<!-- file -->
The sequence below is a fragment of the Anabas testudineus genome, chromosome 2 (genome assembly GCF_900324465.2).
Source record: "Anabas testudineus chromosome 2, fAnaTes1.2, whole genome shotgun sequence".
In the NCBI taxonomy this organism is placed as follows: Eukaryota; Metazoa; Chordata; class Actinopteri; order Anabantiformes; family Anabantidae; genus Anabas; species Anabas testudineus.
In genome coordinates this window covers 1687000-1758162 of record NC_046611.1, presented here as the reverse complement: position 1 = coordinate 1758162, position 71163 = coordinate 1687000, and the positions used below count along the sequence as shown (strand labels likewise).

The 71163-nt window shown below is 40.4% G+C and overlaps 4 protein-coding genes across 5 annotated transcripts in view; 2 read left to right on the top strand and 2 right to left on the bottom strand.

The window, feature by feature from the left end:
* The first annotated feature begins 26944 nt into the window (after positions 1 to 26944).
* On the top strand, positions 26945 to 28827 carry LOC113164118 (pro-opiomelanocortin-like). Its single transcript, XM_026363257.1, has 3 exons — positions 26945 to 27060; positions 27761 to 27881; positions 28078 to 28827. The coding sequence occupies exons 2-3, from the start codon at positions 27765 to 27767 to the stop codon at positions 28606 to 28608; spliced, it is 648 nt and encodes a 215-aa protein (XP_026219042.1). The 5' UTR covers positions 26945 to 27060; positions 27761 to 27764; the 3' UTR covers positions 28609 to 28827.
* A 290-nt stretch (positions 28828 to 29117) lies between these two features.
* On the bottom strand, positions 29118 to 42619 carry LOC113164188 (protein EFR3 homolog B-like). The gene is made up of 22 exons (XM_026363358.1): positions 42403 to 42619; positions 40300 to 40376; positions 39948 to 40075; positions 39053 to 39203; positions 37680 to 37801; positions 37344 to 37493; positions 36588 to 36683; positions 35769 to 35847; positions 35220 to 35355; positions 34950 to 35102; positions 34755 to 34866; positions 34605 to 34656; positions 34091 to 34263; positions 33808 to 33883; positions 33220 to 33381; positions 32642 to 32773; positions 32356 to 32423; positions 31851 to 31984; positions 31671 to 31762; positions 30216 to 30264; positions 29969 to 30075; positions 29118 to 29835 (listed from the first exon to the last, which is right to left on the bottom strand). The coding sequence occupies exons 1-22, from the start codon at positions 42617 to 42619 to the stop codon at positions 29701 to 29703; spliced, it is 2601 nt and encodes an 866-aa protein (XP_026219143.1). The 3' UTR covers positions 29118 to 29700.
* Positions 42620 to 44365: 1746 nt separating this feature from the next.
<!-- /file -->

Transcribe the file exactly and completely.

The sequence below is a fragment of the Anabas testudineus genome, chromosome 2 (genome assembly GCF_900324465.2).
Source record: "Anabas testudineus chromosome 2, fAnaTes1.2, whole genome shotgun sequence".
In the NCBI taxonomy this organism is placed as follows: Eukaryota; Metazoa; Chordata; class Actinopteri; order Anabantiformes; family Anabantidae; genus Anabas; species Anabas testudineus.
In genome coordinates this window covers 1687000-1758162 of record NC_046611.1, presented here as the reverse complement: position 1 = coordinate 1758162, position 71163 = coordinate 1687000, and the positions used below count along the sequence as shown (strand labels likewise).

The 71163-nt window shown below is 40.4% G+C and overlaps 4 protein-coding genes across 5 annotated transcripts in view; 2 read left to right on the top strand and 2 right to left on the bottom strand.

The window, feature by feature from the left end:
* The first annotated feature begins 26944 nt into the window (after positions 1 to 26944).
* On the top strand, positions 26945 to 28827 carry LOC113164118 (pro-opiomelanocortin-like). Its single transcript, XM_026363257.1, has 3 exons — positions 26945 to 27060; positions 27761 to 27881; positions 28078 to 28827. The coding sequence occupies exons 2-3, from the start codon at positions 27765 to 27767 to the stop codon at positions 28606 to 28608; spliced, it is 648 nt and encodes a 215-aa protein (XP_026219042.1). The 5' UTR covers positions 26945 to 27060; positions 27761 to 27764; the 3' UTR covers positions 28609 to 28827.
* A 290-nt stretch (positions 28828 to 29117) lies between these two features.
* On the bottom strand, positions 29118 to 42619 carry LOC113164188 (protein EFR3 homolog B-like). The gene is made up of 22 exons (XM_026363358.1): positions 42403 to 42619; positions 40300 to 40376; positions 39948 to 40075; positions 39053 to 39203; positions 37680 to 37801; positions 37344 to 37493; positions 36588 to 36683; positions 35769 to 35847; positions 35220 to 35355; positions 34950 to 35102; positions 34755 to 34866; positions 34605 to 34656; positions 34091 to 34263; positions 33808 to 33883; positions 33220 to 33381; positions 32642 to 32773; positions 32356 to 32423; positions 31851 to 31984; positions 31671 to 31762; positions 30216 to 30264; positions 29969 to 30075; positions 29118 to 29835 (listed from the first exon to the last, which is right to left on the bottom strand). The coding sequence occupies exons 1-22, from the start codon at positions 42617 to 42619 to the stop codon at positions 29701 to 29703; spliced, it is 2601 nt and encodes an 866-aa protein (XP_026219143.1). The 3' UTR covers positions 29118 to 29700.
* Positions 42620 to 44365: 1746 nt separating this feature from the next.